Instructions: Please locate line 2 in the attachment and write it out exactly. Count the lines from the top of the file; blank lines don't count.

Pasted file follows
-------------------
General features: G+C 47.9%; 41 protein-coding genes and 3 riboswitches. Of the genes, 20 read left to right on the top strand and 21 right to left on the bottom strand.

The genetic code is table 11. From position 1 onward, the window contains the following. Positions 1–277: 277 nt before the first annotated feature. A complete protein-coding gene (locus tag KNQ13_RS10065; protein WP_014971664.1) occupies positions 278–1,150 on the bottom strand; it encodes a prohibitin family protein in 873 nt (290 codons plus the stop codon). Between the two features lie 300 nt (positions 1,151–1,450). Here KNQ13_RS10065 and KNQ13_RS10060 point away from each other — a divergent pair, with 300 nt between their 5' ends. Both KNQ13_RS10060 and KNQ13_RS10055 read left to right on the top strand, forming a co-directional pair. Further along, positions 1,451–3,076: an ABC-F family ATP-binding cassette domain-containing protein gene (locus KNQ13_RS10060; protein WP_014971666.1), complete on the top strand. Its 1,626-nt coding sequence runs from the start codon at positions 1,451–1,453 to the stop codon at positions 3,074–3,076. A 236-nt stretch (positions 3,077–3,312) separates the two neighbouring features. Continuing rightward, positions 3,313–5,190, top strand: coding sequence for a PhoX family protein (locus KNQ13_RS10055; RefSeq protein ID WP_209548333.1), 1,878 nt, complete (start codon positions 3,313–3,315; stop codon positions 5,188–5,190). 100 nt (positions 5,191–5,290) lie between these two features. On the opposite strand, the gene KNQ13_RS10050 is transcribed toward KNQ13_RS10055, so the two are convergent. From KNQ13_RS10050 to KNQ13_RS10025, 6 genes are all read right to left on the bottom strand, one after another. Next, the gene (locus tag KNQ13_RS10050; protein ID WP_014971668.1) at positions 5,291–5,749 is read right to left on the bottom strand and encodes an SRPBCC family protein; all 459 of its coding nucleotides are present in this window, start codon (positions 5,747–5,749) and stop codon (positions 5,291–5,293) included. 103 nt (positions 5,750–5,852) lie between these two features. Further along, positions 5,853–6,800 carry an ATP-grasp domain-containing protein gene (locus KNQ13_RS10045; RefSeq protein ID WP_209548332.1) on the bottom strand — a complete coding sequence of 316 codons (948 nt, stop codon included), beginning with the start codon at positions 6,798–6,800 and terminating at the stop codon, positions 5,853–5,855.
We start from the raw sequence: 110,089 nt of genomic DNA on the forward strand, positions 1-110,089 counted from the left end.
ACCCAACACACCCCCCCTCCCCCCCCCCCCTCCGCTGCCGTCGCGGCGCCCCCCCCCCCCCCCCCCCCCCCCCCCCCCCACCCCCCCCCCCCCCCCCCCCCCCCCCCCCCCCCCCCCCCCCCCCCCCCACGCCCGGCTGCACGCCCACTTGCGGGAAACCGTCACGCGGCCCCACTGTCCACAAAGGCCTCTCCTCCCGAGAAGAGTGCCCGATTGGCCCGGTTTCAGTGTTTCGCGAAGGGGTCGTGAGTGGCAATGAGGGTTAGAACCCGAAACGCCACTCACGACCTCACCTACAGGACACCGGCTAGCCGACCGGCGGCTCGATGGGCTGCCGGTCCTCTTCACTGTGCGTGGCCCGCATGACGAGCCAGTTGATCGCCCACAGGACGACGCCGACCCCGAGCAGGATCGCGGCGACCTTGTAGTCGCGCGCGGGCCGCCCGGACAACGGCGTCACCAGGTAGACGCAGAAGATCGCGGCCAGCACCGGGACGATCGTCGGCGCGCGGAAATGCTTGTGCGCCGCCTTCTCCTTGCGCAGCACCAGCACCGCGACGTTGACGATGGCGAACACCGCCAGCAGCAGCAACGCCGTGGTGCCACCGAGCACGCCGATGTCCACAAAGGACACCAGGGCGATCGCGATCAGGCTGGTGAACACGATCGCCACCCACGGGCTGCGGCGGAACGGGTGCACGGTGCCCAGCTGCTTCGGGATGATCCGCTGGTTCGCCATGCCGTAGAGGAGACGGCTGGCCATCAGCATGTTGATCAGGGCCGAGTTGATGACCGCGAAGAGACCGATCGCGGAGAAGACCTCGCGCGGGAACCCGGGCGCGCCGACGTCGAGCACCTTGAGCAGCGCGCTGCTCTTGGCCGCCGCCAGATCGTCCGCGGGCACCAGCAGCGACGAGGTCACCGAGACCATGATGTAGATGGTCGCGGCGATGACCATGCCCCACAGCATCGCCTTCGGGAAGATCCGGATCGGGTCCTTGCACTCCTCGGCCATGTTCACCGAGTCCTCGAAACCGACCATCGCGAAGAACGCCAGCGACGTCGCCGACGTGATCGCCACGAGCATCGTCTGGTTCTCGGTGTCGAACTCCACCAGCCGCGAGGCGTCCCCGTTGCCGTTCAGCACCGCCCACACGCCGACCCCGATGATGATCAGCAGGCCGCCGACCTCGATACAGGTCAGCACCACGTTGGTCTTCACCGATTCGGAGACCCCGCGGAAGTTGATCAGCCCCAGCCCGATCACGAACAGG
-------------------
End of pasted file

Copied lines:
The genetic code is table 11. From position 1 onward, the window contains the following. Positions 1–277: 277 nt before the first annotated feature. A complete protein-coding gene (locus tag KNQ13_RS10065; protein WP_014971664.1) occupies positions 278–1,150 on the bottom strand; it encodes a prohibitin family protein in 873 nt (290 codons plus the stop codon). Between the two features lie 300 nt (positions 1,151–1,450). Here KNQ13_RS10065 and KNQ13_RS10060 point away from each other — a divergent pair, with 300 nt between their 5' ends. Both KNQ13_RS10060 and KNQ13_RS10055 read left to right on the top strand, forming a co-directional pair. Further along, positions 1,451–3,076: an ABC-F family ATP-binding cassette domain-containing protein gene (locus KNQ13_RS10060; protein WP_014971666.1), complete on the top strand. Its 1,626-nt coding sequence runs from the start codon at positions 1,451–1,453 to the stop codon at positions 3,074–3,076. A 236-nt stretch (positions 3,077–3,312) separates the two neighbouring features. Continuing rightward, positions 3,313–5,190, top strand: coding sequence for a PhoX family protein (locus KNQ13_RS10055; RefSeq protein ID WP_209548333.1), 1,878 nt, complete (start codon positions 3,313–3,315; stop codon positions 5,188–5,190). 100 nt (positions 5,191–5,290) lie between these two features. On the opposite strand, the gene KNQ13_RS10050 is transcribed toward KNQ13_RS10055, so the two are convergent. From KNQ13_RS10050 to KNQ13_RS10025, 6 genes are all read right to left on the bottom strand, one after another. Next, the gene (locus tag KNQ13_RS10050; protein ID WP_014971668.1) at positions 5,291–5,749 is read right to left on the bottom strand and encodes an SRPBCC family protein; all 459 of its coding nucleotides are present in this window, start codon (positions 5,747–5,749) and stop codon (positions 5,291–5,293) included. 103 nt (positions 5,750–5,852) lie between these two features. Further along, positions 5,853–6,800 carry an ATP-grasp domain-containing protein gene (locus KNQ13_RS10045; RefSeq protein ID WP_209548332.1) on the bottom strand — a complete coding sequence of 316 codons (948 nt, stop codon included), beginning with the start codon at positions 6,798–6,800 and terminating at the stop codon, positions 5,853–5,855.